Government raises targets for air pollution
The Government has announced new targets for four key air pollutants in England – with a new target for particulates that is 50% higher than current objectives, although targets for particulates are lower for London.
Carbon monoxide, benzene and particulates are all to have their targets raised, and for the first time there is to be a target for polycyclic aromatic hydrocarbons, following a consultation at the end of last year.
Announcing the new targets, Environment Minister Michael Meacher noted that air quality is improving, particularly over the last few years through measures to cut emissions from industry and traffic. He announced in March of this year that urban air quality in the UK in 2000 was the best it had been since 1993 (see related story).
However, he stated that there is no room for complacency following recent evidence that air pollution can cause premature death, particularly from heart disease (see related story and related story).
“Further action is needed to cut air pollution levels, in particular in our congested towns and cities, which continue to have significant impact on our health,” said Meacher.
Commenting on the slightly lower targets for the capital city, the Minister stated that they take account of the markedly higher levels of air pollution in London compared to the rest of the country (see related story). “But we have set separate objectives for London in the knowledge that the challenge for London of such a target will be as least as great as that posed by the target for the rest of the country,” he said.
“The level of reduction should be the same if not greater and Londoners should experience similar if not more improvements in health benefits as the rest of the population on the basis of present policies and measures.”
For particulates outside London, the new target is a 24-hour objective of 50 micrograms per cubic metre not to be exceeded on more than seven days in any year, and to be achieved by 2010. There is also an annual objective of 20 micrograms per cubic metre.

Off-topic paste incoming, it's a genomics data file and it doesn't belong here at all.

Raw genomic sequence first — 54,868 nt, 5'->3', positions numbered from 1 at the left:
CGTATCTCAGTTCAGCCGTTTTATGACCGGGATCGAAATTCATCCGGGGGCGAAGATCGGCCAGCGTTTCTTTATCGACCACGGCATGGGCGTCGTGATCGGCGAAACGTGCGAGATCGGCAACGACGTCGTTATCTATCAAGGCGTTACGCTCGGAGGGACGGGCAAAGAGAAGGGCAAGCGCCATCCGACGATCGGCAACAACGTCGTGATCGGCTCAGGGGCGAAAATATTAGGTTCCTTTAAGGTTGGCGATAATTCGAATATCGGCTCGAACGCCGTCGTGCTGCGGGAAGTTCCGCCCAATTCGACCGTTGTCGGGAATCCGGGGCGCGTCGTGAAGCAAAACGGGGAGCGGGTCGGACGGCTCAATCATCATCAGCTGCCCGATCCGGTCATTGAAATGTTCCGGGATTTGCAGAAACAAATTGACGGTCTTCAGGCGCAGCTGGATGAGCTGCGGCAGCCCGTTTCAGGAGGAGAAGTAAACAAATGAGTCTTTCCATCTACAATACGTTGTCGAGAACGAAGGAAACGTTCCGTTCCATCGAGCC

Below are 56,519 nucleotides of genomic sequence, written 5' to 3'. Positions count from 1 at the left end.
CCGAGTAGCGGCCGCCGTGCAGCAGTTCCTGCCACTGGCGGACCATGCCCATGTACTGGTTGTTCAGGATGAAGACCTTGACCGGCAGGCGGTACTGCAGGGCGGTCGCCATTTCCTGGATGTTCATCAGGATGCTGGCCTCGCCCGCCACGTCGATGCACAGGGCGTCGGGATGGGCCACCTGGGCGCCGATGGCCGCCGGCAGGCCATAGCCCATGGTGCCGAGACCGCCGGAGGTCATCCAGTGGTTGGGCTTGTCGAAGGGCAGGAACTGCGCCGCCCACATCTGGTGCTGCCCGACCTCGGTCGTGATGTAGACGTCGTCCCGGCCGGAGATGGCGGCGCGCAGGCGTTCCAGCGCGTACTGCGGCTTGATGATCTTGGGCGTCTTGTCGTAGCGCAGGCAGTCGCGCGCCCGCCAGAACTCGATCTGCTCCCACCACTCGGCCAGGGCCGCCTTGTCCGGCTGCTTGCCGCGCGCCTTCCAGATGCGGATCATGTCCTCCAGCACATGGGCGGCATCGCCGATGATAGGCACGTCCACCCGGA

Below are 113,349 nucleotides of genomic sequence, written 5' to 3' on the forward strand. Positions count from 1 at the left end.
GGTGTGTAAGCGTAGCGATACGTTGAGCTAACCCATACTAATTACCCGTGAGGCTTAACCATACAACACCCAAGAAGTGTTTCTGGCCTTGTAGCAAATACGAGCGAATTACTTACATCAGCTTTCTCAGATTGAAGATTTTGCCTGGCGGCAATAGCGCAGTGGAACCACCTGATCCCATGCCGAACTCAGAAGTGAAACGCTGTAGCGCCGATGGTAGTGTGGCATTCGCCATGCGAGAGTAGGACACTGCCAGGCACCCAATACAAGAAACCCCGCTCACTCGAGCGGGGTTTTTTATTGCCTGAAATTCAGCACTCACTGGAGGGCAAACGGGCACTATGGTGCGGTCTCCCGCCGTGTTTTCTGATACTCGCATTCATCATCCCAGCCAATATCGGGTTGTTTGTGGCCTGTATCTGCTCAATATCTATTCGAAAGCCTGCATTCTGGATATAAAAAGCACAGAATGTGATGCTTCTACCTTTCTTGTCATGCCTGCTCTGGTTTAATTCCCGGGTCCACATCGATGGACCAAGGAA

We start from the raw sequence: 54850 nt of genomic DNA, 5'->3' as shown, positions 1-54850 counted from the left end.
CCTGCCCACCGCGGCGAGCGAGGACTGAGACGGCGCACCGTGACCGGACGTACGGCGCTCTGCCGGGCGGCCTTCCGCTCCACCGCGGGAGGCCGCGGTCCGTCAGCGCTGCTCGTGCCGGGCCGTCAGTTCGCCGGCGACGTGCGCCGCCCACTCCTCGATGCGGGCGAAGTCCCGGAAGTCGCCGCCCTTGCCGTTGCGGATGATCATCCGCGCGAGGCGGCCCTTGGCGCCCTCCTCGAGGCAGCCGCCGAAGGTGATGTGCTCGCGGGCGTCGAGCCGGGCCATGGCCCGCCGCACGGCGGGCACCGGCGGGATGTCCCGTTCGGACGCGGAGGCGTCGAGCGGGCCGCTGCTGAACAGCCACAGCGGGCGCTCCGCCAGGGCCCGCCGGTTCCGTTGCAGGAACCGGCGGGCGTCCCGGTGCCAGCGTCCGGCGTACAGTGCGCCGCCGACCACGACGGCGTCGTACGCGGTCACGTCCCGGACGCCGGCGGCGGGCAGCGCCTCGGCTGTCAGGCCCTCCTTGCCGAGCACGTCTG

Within London the 24-hour objective of 50 micrograms per cubic metre should not to be exceeded on more than 10 days in any year by 2010, with an annual objective of 23 micrograms per cubic metre.
Previously, the particulate target, as laid out in the Air Quality Strategy, published in January 2000, had required a 24 hour mean of 50 micrograms per cubic metre not to be exceeded more than 35 times in a year, with an annual mean of 40 micrograms per cubic metre.
It is intended that the tighter targets for particulates will be achieved through the Government’s ten year transport plan (see related story), tighter European vehicle emission and fuel standards, and the new Integrated Pollution and Prevention Control (IPPC) authorisation regime for industry (see related story).
The target for benzene has been raised from 16.25 micrograms per cubic metre to be met by the end of 2003, to five micrograms to be met by the end of 2010. Carbon monoxide levels will now have to be no more than ten micrograms as a running eight-hour mean by the end of 2003, as opposed to the previous target of 11.6 micrograms to be achieved by the same time.
Finally, levels of polycyclic aromatic hydrocarbons should have an annual mean of 0.25 nanograms. This new target will also have to be achieved by the end of 2010.
This latest announcement follows a similar tightening of targets for the four pollutants in Scotland in June (see related story).
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